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Rawhide: The good, the bad and the ugly

Dogs love rawhide but are the treats really good for them?

Pet owners are, thankfully, becoming increasingly more concerned about the food and treats they are giving their pets. It’s a topic I spend a large part of everyday discussing and educating owners about.

One name that comes up frequently is rawhide so I thought I would whip through the pros and cons of this popular treat.

Firstly, dogs love them. Why wouldn’t they? It’s made of animal skin (mostly cow but it can be other animals) and soaked for long periods in brine, a high-salt solution. It is then treated with lime to help separate the skin from the fat, and the hair is removed chemically. It’s like doggy pork scratchings – delicious.

Dogs will spend long periods of time chewing rawhide treats, which can promote gum health and reduce tartar build-up but this effect is different for different dogs – for instance a chihuahua will be a much softer chewer than a rottweiler. Puppies will often spend longer chewing than adult dogs as they move through the teething stage. Rawhides can also distract your pup from chewing on less desirable items like your best shoes, or the lounge furniture.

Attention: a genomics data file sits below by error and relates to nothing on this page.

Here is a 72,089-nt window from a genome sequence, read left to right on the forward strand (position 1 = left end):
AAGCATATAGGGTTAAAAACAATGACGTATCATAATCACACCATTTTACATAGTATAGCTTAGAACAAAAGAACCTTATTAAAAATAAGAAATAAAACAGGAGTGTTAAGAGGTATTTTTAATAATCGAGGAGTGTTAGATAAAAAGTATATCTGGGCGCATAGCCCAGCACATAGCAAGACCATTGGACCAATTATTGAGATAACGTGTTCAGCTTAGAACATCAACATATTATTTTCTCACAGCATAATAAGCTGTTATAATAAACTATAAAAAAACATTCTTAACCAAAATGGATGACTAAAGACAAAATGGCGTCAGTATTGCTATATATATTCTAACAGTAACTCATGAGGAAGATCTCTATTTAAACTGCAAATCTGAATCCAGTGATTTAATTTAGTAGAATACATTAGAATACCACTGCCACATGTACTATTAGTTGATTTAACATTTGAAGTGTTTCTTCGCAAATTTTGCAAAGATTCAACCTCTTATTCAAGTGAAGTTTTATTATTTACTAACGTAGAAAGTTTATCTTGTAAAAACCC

However, there is a really bad side to these tasty treats which I have come across many times during my career. Rawhide is a definite choking hazard. I have seen countless dogs with bits of chews stuck in their teeth, across the roof of their mouth, in their throat and around their noses. These events can range from mildly funny to extremely painful for the animal.

I have also removed many life-threatening pieces of rawhide from dogs stomachs and intestines. Large pieces get broken off and lodge in the digestive tract causing a serious blockage, which can only be removed in surgery.

I can’t count the number of gastrointestinal upsets that have been started with a rawhide treat, as many dogs just can’t handle the high fat and salt content. In severe cases this can lead to pancreatitis, which is very unpleasant for your dog.

And now to the ugly. Some rawhides, depending on where they are made, can contain deadly poisons including arsenic and formaldehyde. You should always take great care to look at where the rawhide originated and make sure it is from a country with high standards of food production. I know of at least one dog who was very nearly fatally poisoned by chewing on rawhide.

Ultimately the choice of treats is yours but it’s important to know what you’re giving your beloved pet. Always check with your vet if you are unsure whether your treats are good for their health. You’ll be surprised at how much damage the wrong treats can cause.

Lucy Richardson graduated from Edinburgh University in 2005. She started CedarTree Vets in August 2012 with her husband, Mark. They live at the practice with their two children, Ray and Stella, and their dog, two cats and two guinea pigs. Dr Lucy is also the FEI national head veterinarian for Bermuda

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Published September 22, 2022 at 8:00 am (Updated September 13, 2022 at 1:10 pm)

Rawhide: The good, the bad and the ugly

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